A successful example of “nontraditional” peer mentoring is IMeRGE (Internal Medicine Research Group at Emory).27 This group, formed by faculty at the same academic level with diverse strengths and interests, came together to provide mentorship to each other. The program stemmed from the mentoring needs of Emory’s women and minority faculty, who shared the primary goal of “fostering a collaborative atmosphere among junior faculty, while simultaneously acquiring experience through advanced faculty development.”27 Faculty garnered funding support for structured meetings, group projects, and curricular design. A similar peer-mentoring strategy could be effective for meeting the needs of part-time faculty.
Full-time faculty often raise concerns that their part-time colleagues’ schedules may disrupt practice coverage.14 Practice leaders must clearly communicate coverage plans to support staff, patients, and members of the practice and must ensure an equitable distribution of labor. Relative FTE should be considered, and there may be different approaches to day and night/weekend coverage for full- and part-time faculty. Practice coverage issues are best handled at the division, or even practice, level. Approaches include
1. Shared coverage: Two part-time faculty with complementary schedules share a patient panel and coverage for that panel.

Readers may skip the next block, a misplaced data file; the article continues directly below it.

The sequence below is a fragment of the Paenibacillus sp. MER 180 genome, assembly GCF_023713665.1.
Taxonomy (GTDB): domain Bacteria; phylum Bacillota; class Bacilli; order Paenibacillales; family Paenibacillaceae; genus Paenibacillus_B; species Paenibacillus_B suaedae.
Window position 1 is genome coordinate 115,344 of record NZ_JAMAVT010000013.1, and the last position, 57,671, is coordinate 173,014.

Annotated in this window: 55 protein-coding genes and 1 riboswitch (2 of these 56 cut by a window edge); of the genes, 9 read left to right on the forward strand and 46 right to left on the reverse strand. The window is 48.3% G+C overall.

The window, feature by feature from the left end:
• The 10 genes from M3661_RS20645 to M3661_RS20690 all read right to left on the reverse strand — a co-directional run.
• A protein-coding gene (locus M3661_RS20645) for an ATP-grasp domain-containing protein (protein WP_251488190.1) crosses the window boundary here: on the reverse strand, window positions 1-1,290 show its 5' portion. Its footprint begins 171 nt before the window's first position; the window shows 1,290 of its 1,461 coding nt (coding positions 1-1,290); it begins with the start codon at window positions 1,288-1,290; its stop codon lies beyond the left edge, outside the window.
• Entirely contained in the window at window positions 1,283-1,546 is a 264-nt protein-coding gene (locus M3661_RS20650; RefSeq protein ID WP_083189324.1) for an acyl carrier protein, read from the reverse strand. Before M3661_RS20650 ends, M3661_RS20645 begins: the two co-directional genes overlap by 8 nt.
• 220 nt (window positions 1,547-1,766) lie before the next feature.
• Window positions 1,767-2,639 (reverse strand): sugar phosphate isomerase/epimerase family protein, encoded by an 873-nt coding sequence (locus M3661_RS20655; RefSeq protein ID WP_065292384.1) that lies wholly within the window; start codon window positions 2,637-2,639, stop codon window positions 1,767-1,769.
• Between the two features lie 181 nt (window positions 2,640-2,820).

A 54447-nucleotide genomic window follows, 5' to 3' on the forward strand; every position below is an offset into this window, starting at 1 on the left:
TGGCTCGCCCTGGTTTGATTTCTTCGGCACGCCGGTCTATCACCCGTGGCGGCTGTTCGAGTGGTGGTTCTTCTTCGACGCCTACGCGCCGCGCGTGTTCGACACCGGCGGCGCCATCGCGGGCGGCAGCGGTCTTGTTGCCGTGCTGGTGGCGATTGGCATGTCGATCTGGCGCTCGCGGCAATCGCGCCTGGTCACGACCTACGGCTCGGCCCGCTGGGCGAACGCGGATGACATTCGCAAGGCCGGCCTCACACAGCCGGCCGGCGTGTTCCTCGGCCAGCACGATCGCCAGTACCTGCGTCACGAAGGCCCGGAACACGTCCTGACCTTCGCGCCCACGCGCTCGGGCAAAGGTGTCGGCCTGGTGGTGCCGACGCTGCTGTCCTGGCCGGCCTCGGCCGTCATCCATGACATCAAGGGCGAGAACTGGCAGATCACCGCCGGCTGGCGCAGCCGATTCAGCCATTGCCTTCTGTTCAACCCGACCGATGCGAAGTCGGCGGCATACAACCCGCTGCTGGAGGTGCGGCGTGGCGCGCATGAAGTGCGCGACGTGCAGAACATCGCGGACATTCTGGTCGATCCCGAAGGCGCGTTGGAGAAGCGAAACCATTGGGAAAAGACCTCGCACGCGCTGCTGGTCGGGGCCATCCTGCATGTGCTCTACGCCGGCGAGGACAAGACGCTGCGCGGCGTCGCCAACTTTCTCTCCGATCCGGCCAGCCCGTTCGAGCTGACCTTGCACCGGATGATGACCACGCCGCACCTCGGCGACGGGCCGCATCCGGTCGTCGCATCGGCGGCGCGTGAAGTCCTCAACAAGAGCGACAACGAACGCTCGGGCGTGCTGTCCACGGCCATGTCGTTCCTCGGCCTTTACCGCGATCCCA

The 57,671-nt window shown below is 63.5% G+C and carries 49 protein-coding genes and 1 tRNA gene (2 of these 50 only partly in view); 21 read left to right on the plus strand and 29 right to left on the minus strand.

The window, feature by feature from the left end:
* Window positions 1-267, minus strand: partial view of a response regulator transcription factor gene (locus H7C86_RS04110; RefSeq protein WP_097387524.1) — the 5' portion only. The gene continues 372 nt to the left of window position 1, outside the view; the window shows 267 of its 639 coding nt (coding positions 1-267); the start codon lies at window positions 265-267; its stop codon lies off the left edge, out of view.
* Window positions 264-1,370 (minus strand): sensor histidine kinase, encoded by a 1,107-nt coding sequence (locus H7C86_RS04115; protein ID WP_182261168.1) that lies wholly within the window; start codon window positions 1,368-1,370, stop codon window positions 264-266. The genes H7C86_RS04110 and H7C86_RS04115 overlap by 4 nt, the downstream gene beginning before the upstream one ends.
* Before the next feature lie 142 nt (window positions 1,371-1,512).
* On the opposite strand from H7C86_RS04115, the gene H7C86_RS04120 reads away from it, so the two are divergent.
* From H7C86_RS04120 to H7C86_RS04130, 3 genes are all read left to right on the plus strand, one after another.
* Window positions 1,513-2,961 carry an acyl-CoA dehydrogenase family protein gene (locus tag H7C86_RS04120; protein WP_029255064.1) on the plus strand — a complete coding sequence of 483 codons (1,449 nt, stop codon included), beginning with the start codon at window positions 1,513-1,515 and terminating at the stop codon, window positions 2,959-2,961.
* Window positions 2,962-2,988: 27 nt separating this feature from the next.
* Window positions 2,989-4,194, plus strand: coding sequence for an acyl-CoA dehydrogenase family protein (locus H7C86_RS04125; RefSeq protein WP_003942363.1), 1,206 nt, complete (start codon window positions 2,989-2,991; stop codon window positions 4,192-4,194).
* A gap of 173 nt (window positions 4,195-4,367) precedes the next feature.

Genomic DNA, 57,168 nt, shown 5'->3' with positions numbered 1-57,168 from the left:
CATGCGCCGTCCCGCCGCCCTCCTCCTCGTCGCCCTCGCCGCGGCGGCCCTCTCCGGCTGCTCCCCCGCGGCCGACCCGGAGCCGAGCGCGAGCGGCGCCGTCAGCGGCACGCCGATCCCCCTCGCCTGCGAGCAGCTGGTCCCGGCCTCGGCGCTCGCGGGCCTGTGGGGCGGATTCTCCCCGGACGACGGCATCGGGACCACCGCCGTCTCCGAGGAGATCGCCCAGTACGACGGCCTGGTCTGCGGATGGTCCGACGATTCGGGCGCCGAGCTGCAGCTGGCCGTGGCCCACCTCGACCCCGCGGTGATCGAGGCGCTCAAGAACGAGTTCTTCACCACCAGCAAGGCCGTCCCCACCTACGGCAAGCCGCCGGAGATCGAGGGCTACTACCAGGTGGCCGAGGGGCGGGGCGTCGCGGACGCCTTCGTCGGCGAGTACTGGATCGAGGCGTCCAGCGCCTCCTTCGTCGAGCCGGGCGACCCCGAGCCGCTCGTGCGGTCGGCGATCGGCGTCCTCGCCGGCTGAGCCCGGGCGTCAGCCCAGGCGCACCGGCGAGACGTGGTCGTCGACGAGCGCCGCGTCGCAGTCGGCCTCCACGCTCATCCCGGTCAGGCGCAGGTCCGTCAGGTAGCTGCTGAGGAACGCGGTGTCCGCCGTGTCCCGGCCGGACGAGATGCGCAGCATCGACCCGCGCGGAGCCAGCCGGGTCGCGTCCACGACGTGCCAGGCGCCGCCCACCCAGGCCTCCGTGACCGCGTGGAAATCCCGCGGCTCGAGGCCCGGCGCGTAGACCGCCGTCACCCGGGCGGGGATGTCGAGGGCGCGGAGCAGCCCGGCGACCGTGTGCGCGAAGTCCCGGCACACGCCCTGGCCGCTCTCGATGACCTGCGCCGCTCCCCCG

2. Pooled coverage: If there is a sufficient number of part-time faculty, a “pool” of part-time faculty participate in covering for each other.
3. Prorated coverage: Night and weekend coverage/call is determined on the basis of percent FTE.
Part-Time Principles From the Medical College of Wisconsin Section of General Internal Medicine
The Section of General Internal Medicine at Medical College of Wisconsin under the leadership of Dr. Ann Nattinger has a well-regarded history of including part-time faculty in all career paths. Dr. Nattinger’s management principles include the following:
1. Be nonjudgmental about who is going part-time and why; do not assume part-time is always for young women with children.
2. Create transparent and fair policies; avoid jealousy from full-time faculty.
3. Standardize processes for urgent clinical matters so part-time faculty participate equitably.
4. Provide flexibility for part-time faculty as much as possible.
5. Consider providing full (not prorated) professional development dollars to all faculty regardless of FTE.
Although each of these principles could be debated, what is paramount is that academic divisions and sections devise transparent, fair standards for part-time and full-time faculty, and that open discussion be encouraged in order to seek acceptance from all faculty.